• Here's something to be optimistic about, a healthier, better Albert Pujols in 2015: Chance to strengthen leg has Pujols excited - angels.com, "Before scoffing, take account of the history here. In the offseason leading up to 2013, Pujols underwent arthroscopic surgery on his right knee. In the offseason leading up to 2014, he was coming off a year that ended two months prematurely due to a partial tear of his left plantar fascia. And though Pujols said his right knee and left foot didn't necessarily bother him this past season, his right side hasn't been at full strength since the stretch run of the 2012 season."
  • Throughout the mid-80's to mid 90's, I always thought the Angels had a hole at shortstop.  Dick Schofield and Gary Disarcina were good fielding shortstops, but I was always jealous of other team's ability to have a decent hitter at short instead of the rally-killing guys the Angels put out there.  Recently, I've had the same feeling about third base.  Prior to, and since the end of the Troy Glaus era, the Angels' third sacker situation has been weak.  It hasn't been a huge hole, but one that makes a fan think things could be different if there were a quality bat at that position: Identifying Baseball’s Biggest Positional Holes - FanGraphs Baseball, "Here’s a fact: The Angels have a huge advantage over every other team with Mike Trout. Like, crazy huge. Using our team depth charts and a little math, we can determine that the Angels center field group, because of Trout, have a projected WAR that is 3.6 standard deviations above the mean. Statistically, anything above three is considered to be an "outlier." Mike Trout is an outlier, but you don’t really need math to know that."  The club doesn't need another Mike Trout-type outlier player, just someone who can put up one or two WAR above replacement player numbers.  Maybe someone like this guy: Agent Nero on SS Kang: 'If he was Cuban, he'd get $100 million' - CBSSports.com, "Kang, 27, hit 39 regular-season home runs for Nexen of the KBO this season, with 115 RBI, a .354 batting average and .733 slugging percentage. Nero said Kang can play second base, third base and center field in addition to shortstop."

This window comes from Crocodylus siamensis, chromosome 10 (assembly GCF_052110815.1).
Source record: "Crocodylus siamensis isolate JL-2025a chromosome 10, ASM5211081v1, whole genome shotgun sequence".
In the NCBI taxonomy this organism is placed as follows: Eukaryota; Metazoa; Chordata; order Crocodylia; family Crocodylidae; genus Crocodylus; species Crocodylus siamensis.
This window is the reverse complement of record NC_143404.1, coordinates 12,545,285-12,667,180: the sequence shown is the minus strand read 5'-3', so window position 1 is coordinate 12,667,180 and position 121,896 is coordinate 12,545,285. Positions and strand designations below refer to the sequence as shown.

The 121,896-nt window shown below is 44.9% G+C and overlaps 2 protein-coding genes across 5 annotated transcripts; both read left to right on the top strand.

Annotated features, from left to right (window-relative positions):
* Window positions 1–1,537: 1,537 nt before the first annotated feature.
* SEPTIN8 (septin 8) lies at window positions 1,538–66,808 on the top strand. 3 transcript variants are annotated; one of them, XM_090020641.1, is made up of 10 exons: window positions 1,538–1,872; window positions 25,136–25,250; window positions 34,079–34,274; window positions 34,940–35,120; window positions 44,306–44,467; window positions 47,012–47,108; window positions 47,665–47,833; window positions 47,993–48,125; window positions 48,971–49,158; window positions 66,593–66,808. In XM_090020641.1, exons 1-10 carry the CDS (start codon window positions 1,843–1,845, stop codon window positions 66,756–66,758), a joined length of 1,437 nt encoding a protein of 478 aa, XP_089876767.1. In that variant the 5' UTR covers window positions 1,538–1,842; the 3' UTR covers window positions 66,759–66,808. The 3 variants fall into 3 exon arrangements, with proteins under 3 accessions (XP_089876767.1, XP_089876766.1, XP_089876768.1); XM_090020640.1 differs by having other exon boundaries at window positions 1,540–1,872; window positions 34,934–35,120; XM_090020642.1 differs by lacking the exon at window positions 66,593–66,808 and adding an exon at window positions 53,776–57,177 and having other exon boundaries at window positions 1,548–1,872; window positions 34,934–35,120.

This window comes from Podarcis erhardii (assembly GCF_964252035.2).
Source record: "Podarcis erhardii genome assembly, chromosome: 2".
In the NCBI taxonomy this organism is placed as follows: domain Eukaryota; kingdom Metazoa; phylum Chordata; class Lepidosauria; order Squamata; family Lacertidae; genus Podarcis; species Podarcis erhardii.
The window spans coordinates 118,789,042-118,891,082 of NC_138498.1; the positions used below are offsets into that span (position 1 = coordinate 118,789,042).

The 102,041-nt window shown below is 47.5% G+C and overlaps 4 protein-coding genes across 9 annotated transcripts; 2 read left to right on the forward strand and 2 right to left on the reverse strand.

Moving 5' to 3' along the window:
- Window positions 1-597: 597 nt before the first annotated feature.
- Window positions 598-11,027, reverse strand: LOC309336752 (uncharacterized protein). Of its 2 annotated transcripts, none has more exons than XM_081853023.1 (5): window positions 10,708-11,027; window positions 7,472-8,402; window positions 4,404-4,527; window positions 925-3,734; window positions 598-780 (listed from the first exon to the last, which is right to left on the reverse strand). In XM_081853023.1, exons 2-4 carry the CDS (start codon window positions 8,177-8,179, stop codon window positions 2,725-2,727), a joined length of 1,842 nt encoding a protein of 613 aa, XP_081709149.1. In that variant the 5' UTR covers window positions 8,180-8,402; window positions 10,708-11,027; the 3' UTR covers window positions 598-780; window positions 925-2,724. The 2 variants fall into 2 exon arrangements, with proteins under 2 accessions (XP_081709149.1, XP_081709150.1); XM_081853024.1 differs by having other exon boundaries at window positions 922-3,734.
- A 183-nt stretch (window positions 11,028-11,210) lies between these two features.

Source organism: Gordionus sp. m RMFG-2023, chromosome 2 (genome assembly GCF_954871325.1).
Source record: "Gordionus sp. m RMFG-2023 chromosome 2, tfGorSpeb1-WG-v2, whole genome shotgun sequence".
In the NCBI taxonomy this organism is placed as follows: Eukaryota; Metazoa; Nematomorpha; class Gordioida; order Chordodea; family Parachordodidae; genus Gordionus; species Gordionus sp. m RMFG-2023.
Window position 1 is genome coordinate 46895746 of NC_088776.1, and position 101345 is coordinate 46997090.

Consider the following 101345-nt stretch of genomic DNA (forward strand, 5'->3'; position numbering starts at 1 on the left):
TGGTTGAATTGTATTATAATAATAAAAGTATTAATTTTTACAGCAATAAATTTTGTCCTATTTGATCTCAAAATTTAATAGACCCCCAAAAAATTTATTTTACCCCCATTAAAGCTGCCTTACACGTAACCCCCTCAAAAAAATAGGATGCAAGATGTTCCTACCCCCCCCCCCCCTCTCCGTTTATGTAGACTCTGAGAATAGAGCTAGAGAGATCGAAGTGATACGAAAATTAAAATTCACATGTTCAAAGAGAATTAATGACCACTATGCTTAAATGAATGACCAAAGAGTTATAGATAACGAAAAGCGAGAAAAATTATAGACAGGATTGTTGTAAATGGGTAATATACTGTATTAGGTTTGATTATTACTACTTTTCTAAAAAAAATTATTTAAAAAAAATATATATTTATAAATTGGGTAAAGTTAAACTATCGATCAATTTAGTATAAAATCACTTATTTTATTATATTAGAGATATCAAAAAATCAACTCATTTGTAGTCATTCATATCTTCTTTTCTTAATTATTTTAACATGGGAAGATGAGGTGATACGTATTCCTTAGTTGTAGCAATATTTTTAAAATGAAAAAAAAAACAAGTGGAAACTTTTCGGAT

• Or this big ol' 3B: Why Six Years for Pablo Sandoval Isn’t Crazy - FanGraphs Baseball, "So giving Sandoval six years can make sense as long as the return on investment in the first few years of the deal are slanted enough in the team’s favor. In fact, a contract of any length is reasonable as long as the salaries are modified to make that length work for the team. Even a ten year deal for Sandoval could work out for a team so long as he was only asking for $10-$12 million per year in salary."
  • Heck, if Arte wants to make this year's big splash, this guy wouldn't be too bad: Free Agent Profile: Hanley Ramirez – MLB Trade Rumors, "Offensively, Ramirez rates as one of the highest-impact free agents available.  Last season, Ramirez slashed .283/.369/.448 with 13 homers in 128 games for the Dodgers.  His career track record is even stronger with a batting line of .300/.373/.500.  There aren’t many shortstops who offer the kind of pop that Ramirez can, either.  He has yet to hit less than ten homers in a campaign and that low point comes from a partial season of play (2011).  Over the last nine years, Ramirez has averaged 21 homers per season."
  • Just not this one: Torii Hunter drawing strong interest, not close to signing - MLB Daily Dish, "Though the Tigers, Royals and Twins have been known to be going after Hunter since the start of free agency, the Cubs, Rangers, Giants and Mariners are new entries into the sweepstakes. The 39-year old Hunter is expected to sign a one- or possibly two-year deal on the open market, and has also floated retirement as a possibility."